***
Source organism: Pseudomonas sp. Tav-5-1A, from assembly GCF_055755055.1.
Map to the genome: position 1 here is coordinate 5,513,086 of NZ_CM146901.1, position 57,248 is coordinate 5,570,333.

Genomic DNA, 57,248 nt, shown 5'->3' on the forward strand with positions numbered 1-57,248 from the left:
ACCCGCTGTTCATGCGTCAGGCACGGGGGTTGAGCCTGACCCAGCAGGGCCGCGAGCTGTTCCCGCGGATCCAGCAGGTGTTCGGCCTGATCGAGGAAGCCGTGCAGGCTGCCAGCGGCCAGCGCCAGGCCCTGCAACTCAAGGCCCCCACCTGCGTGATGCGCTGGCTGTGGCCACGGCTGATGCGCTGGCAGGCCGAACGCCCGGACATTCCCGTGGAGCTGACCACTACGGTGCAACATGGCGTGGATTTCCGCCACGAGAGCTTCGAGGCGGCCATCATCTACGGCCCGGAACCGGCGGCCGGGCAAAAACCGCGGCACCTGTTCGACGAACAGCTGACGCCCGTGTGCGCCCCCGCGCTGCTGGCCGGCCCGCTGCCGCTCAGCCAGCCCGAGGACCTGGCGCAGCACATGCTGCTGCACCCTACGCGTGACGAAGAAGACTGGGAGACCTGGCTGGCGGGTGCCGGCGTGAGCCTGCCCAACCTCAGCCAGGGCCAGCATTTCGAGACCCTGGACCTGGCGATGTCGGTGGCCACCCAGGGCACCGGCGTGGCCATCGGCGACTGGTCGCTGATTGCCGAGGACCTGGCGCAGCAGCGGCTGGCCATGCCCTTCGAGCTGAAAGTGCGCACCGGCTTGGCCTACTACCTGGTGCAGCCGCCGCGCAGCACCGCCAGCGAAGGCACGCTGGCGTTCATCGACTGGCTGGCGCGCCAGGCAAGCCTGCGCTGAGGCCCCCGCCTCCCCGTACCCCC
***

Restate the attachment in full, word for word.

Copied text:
Source organism: Pseudomonas sp. Tav-5-1A, from assembly GCF_055755055.1.
Map to the genome: position 1 here is coordinate 5,513,086 of NZ_CM146901.1, position 57,248 is coordinate 5,570,333.

Genomic DNA, 57,248 nt, shown 5'->3' on the forward strand with positions numbered 1-57,248 from the left:
ACCCGCTGTTCATGCGTCAGGCACGGGGGTTGAGCCTGACCCAGCAGGGCCGCGAGCTGTTCCCGCGGATCCAGCAGGTGTTCGGCCTGATCGAGGAAGCCGTGCAGGCTGCCAGCGGCCAGCGCCAGGCCCTGCAACTCAAGGCCCCCACCTGCGTGATGCGCTGGCTGTGGCCACGGCTGATGCGCTGGCAGGCCGAACGCCCGGACATTCCCGTGGAGCTGACCACTACGGTGCAACATGGCGTGGATTTCCGCCACGAGAGCTTCGAGGCGGCCATCATCTACGGCCCGGAACCGGCGGCCGGGCAAAAACCGCGGCACCTGTTCGACGAACAGCTGACGCCCGTGTGCGCCCCCGCGCTGCTGGCCGGCCCGCTGCCGCTCAGCCAGCCCGAGGACCTGGCGCAGCACATGCTGCTGCACCCTACGCGTGACGAAGAAGACTGGGAGACCTGGCTGGCGGGTGCCGGCGTGAGCCTGCCCAACCTCAGCCAGGGCCAGCATTTCGAGACCCTGGACCTGGCGATGTCGGTGGCCACCCAGGGCACCGGCGTGGCCATCGGCGACTGGTCGCTGATTGCCGAGGACCTGGCGCAGCAGCGGCTGGCCATGCCCTTCGAGCTGAAAGTGCGCACCGGCTTGGCCTACTACCTGGTGCAGCCGCCGCGCAGCACCGCCAGCGAAGGCACGCTGGCGTTCATCGACTGGCTGGCGCGCCAGGCAAGCCTGCGCTGAGGCCCCCGCCTCCCCGTACCCCC